|Subject: Archive: Burl Ives, Apr. 14, 1995
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Date Posted: Friday, April 14, 04:29:06pm
Burl Ives, whose sweet, strong, mournful way with folk ballads made him an international singing star in the 1940's and whose earthy acting won him an Academy Award in the 1950's, died yesterday at his home in Anacortes, Wash. He was 85.
The cause was complications of mouth cancer, said Marjorie Schicktanz Ashley, his agent and friend.
In his long and diverse career in show business, Mr. Ives made 32 movies and more than 100 record albums, appeared in 13 Broadway productions, and gave countless performances on radio and television and in summer stock. He put an enduring stamp on "The Blue Tail Fly," "Jimmy Crack Corn" and other folk standards as well as on such children's songs as "Frosty the Snowman" and "Rudolph the Red-Nosed Reindeer." His last recording, "The Magic Balladeer," was issued in 1993, shortly before his 84th birthday.
The bearded Mr. Ives, who loved to cook, eat and drink, was an imposing figure in his prime, carrying more than 300 pounds on his six-foot frame. He was intimidating when he played semi-professional football in Terre Haute, Ind., and he was intimidating onstage. His presence, both physically and musically, was such that Carl Sandburg, one of his great admirers, called him "America's mightiest ballad singer."
He won praise for his originality and his ability to keep his singing fresh over the years, even when he performed such well-worn folk standards as "Big Rock Candy Mountain."
He was also admired for his acting, particularly for his memorable portrayal of Big Daddy in Tennessee Williams's 1955 play "Cat on a Hot Tin Roof" on Broadway and in the film version in 1958. Lumbering about the stage as he angrily puffed on a cigar and snarled about the "mendacity" of those around him, Mr. Ives gave a vivid, larger-than-life performance that had critics and audiences cheering. And his skillful work as Gregory Peck's business rival in the 1958 film "The Big Country" brought him an Academy Award for best performance in a supporting role.
"I was typecast a bit," Mr. Ives said much later, "and not everyone thought I could act. But that didn't matter to me because I always saw myself as an entertainer. The movies, plays, music, it's all entertainment of one kind or another."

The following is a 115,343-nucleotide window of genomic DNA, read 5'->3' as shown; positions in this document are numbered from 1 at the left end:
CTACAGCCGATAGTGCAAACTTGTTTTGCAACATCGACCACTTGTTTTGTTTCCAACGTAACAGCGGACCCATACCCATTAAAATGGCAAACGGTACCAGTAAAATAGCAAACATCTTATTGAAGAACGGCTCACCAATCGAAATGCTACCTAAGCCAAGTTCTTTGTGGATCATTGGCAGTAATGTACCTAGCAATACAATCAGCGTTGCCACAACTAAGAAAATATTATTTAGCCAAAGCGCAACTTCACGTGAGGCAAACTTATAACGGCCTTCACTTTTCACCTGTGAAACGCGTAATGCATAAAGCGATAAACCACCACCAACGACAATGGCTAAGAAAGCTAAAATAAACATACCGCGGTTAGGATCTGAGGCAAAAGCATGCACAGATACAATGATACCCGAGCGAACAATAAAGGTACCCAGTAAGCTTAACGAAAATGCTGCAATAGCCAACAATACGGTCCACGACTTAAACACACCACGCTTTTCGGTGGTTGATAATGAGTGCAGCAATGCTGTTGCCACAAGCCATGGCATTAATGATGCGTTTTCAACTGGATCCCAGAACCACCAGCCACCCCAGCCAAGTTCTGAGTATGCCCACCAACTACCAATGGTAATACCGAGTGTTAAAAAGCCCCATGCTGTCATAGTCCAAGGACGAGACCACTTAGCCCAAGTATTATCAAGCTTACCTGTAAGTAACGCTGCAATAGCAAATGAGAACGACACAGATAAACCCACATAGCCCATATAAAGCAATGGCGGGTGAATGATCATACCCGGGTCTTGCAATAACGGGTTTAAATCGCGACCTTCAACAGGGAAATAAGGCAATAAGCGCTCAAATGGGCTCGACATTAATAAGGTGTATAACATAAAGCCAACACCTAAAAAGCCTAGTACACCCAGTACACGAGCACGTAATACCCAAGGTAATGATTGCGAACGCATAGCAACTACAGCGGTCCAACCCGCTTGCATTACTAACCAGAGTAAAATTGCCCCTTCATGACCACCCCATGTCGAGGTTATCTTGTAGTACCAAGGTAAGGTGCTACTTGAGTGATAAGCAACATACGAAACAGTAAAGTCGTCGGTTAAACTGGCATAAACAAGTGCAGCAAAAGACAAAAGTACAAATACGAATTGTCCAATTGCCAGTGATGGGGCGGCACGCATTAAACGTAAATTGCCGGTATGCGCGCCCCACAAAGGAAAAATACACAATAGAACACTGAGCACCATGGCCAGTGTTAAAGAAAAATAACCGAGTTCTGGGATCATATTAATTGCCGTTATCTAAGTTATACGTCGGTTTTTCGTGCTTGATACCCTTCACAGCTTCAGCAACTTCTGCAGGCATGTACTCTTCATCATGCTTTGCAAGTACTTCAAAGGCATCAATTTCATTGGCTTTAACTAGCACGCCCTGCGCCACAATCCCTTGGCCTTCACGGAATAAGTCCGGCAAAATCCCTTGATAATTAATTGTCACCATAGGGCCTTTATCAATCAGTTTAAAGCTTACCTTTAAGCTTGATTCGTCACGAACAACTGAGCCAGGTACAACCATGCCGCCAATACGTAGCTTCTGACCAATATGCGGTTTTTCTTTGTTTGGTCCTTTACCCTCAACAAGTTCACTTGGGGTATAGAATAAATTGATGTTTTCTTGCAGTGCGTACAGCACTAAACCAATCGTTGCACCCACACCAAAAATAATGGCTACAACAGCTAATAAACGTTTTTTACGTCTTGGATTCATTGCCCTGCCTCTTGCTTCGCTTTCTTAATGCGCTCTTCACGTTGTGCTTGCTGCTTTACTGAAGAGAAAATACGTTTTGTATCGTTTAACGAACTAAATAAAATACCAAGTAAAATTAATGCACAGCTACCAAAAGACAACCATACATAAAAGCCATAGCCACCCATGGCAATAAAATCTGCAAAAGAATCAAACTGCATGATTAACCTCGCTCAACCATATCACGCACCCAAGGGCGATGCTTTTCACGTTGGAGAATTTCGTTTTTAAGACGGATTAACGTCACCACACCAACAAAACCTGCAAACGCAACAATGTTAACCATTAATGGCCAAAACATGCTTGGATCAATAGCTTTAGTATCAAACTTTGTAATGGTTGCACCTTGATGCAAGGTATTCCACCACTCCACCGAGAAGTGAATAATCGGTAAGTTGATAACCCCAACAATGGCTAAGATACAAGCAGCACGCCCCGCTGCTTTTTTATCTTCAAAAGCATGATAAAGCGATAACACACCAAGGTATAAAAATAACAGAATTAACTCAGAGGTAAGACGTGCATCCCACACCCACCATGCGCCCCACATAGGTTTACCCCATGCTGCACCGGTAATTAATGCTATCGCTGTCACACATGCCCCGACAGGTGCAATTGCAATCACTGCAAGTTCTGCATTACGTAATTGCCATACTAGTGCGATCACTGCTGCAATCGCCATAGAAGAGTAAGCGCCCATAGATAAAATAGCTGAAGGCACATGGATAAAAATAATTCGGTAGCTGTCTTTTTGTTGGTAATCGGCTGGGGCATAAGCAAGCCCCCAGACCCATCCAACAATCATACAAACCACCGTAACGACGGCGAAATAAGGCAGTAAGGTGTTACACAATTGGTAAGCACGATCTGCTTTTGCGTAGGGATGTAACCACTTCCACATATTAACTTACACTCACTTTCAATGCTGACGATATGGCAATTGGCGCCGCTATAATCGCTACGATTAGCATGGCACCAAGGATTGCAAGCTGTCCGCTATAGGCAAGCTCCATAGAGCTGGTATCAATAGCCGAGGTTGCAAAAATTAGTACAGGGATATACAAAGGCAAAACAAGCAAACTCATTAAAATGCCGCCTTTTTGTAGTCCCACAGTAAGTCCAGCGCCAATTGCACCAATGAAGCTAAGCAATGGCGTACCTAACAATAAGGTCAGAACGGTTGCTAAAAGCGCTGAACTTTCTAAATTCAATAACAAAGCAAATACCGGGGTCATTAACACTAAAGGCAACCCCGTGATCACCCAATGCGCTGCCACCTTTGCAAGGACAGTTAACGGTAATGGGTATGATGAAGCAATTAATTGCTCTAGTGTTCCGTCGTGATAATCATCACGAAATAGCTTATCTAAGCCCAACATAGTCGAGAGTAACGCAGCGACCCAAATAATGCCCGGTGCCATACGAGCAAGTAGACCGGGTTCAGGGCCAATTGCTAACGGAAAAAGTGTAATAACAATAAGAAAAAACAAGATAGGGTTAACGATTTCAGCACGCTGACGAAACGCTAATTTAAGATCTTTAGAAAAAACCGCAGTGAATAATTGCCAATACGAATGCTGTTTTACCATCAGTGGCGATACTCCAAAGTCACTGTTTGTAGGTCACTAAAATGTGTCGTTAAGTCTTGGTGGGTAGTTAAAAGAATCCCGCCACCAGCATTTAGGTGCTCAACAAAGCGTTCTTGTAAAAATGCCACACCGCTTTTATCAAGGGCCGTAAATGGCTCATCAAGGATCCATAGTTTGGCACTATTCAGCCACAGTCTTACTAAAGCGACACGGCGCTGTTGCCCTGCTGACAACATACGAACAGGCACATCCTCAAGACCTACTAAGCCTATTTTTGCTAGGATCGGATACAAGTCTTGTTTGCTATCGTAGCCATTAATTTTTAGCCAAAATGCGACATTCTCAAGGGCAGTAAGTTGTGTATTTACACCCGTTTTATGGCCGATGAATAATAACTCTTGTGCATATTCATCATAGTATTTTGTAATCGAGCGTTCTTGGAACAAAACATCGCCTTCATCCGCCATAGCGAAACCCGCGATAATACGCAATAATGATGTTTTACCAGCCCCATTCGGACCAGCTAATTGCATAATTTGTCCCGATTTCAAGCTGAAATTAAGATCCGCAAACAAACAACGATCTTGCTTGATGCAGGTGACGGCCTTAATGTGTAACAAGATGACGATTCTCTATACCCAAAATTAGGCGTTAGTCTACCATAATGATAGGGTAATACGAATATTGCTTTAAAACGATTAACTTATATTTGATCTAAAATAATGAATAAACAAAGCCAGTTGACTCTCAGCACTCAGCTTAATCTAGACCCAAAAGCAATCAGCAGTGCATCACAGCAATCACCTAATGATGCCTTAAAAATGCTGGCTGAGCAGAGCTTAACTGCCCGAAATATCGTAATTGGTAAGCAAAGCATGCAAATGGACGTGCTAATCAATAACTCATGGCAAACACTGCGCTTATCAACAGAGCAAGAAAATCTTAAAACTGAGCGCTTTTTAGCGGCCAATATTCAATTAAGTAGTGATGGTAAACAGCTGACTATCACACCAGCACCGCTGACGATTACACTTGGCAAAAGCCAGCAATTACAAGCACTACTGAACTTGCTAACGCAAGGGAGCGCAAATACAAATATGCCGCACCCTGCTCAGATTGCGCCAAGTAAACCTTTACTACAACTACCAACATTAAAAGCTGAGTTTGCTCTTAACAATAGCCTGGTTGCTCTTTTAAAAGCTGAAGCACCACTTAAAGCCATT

His role as an entertainer started early. Burl Icle Ivanhoe Ives was born in Jasper County, Ill., the youngest of six children. Most of his ancestors had been farmers in Illinois or Kentucky, and one or two were preachers. Whatever they were, they liked to sing, and Mr. Ives said he could not remember a time when he didn't sing. "There wasn't any beginning," he said.
When he was 4, he began performing in public and was paid 25 cents. His parents, Frank and Cordella White Ives, were hardly in a position to refuse money that anyone wanted to give to their son; their circumstances were at best modest.
As a boy, he was taught hundreds of American ballads of Scottish, English and Irish origin by his grandmother Kate White, a vigorous woman who smoked a clay pipe and chewed tobacco. He waited on tables to pay for his meals, and he played his banjo and sang at the Rotary Club in nearby Robinson, Ill. For a time, he said, he wanted to be a minister. But he found he liked singing and dancing too much, and besides, he said, he "never did take to studies."
He did take to football, and was fullback on the Newton High School squad. He thought he might become a football coach and had that in mind in 1927 when he entered Eastern Illinois State Teachers College. He left college three years later without a degree because he had decided he would rather hitchhike around the country and try to support himself by singing, playing banjo and doing odd jobs. He called himself Burl Ives, the Vagabond Lover, and visited 46 of what were then the 48 states.